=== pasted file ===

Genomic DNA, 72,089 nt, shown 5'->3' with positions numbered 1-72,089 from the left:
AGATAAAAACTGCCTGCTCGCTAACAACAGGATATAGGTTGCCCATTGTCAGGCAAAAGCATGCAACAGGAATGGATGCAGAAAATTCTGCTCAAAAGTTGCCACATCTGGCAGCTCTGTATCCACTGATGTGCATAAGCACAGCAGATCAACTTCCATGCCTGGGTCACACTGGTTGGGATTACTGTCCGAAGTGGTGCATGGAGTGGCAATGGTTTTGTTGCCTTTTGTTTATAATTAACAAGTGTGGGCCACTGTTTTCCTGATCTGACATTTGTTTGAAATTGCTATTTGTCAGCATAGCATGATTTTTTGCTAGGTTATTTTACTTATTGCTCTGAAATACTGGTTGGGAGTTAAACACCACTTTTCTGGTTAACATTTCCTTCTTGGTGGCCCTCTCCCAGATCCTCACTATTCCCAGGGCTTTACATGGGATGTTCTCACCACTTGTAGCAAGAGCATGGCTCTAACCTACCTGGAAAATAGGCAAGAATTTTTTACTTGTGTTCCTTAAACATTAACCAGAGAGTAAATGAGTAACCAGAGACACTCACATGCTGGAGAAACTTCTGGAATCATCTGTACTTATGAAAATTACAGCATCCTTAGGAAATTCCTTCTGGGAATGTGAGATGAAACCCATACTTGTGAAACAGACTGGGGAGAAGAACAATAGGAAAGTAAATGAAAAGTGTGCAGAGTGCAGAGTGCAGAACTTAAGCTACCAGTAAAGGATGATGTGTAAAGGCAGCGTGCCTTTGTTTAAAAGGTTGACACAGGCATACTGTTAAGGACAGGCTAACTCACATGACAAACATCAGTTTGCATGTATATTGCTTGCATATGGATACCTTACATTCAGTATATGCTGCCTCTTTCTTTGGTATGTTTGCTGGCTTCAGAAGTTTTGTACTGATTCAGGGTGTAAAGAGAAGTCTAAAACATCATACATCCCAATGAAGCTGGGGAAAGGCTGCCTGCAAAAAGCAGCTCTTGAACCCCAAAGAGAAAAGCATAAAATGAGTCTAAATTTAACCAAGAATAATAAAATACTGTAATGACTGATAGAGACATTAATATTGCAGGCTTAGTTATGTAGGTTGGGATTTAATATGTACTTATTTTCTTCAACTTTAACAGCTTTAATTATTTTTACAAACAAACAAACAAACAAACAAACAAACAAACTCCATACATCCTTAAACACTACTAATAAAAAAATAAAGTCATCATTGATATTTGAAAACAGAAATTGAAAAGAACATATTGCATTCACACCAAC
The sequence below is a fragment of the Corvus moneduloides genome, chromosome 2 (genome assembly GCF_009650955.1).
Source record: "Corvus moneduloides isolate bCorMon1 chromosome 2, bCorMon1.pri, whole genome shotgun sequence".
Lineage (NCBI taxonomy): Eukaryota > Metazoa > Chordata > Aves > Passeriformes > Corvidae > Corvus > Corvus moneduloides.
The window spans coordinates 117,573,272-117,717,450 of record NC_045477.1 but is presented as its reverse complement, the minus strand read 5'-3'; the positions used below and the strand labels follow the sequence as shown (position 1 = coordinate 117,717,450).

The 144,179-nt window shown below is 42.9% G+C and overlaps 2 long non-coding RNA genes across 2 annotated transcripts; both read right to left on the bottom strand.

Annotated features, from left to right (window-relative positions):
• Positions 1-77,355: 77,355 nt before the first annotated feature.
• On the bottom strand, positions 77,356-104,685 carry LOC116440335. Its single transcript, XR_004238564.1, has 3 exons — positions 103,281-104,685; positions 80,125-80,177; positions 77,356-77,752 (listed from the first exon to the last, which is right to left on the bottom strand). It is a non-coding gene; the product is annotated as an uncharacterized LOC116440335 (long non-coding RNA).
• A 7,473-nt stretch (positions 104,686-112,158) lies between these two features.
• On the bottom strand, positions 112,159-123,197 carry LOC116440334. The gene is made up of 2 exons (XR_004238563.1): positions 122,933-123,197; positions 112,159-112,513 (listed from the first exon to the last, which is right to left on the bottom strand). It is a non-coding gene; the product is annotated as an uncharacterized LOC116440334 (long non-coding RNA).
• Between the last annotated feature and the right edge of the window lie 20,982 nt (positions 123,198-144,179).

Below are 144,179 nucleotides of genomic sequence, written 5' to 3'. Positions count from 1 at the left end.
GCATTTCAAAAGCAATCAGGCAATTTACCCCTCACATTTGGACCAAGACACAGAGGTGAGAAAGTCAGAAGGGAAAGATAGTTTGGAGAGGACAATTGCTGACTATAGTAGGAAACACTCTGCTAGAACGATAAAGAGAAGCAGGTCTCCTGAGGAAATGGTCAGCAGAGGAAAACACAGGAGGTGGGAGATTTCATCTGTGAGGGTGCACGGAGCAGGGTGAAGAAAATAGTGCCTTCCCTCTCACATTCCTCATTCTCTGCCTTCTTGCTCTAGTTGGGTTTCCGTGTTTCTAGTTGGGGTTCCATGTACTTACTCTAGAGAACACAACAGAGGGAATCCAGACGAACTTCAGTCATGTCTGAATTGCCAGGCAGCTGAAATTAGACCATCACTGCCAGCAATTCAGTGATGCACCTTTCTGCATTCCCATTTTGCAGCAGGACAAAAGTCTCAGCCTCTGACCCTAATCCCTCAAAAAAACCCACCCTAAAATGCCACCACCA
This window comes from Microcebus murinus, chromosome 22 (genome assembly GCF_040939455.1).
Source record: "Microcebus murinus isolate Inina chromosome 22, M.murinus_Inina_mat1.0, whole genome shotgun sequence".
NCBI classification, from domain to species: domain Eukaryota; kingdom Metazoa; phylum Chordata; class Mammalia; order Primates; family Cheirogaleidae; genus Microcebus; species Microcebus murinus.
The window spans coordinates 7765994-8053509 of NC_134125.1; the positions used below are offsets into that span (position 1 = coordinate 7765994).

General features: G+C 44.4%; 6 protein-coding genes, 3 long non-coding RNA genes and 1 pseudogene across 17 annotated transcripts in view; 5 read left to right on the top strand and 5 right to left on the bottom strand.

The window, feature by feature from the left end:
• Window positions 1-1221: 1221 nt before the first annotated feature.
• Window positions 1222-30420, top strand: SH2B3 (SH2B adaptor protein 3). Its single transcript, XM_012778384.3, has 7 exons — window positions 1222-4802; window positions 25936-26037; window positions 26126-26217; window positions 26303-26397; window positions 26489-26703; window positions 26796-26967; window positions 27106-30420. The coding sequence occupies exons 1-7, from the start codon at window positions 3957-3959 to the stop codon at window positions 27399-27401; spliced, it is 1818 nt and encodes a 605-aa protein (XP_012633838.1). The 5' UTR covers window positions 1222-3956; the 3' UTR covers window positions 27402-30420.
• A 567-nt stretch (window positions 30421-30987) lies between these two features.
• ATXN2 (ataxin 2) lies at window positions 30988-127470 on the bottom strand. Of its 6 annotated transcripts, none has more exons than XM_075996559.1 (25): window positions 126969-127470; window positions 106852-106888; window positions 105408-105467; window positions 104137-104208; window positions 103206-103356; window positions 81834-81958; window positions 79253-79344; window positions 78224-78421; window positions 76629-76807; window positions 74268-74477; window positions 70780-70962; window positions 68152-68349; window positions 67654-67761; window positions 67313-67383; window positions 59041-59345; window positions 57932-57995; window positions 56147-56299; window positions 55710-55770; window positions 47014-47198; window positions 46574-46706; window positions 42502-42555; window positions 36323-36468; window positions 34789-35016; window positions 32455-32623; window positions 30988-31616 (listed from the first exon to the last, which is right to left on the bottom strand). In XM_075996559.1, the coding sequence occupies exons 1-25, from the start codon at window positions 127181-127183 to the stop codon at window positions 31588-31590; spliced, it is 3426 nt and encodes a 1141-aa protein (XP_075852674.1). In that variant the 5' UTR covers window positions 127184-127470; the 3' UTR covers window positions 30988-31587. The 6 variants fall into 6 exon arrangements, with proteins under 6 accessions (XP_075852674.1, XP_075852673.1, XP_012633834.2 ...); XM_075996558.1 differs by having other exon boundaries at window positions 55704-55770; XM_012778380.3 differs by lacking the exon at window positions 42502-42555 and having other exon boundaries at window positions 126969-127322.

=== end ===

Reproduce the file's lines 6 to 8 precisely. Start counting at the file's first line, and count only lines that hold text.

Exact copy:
The window spans coordinates 117,573,272-117,717,450 of record NC_045477.1 but is presented as its reverse complement, the minus strand read 5'-3'; the positions used below and the strand labels follow the sequence as shown (position 1 = coordinate 117,717,450).

The 144,179-nt window shown below is 42.9% G+C and overlaps 2 long non-coding RNA genes across 2 annotated transcripts; both read right to left on the bottom strand.

Annotated features, from left to right (window-relative positions):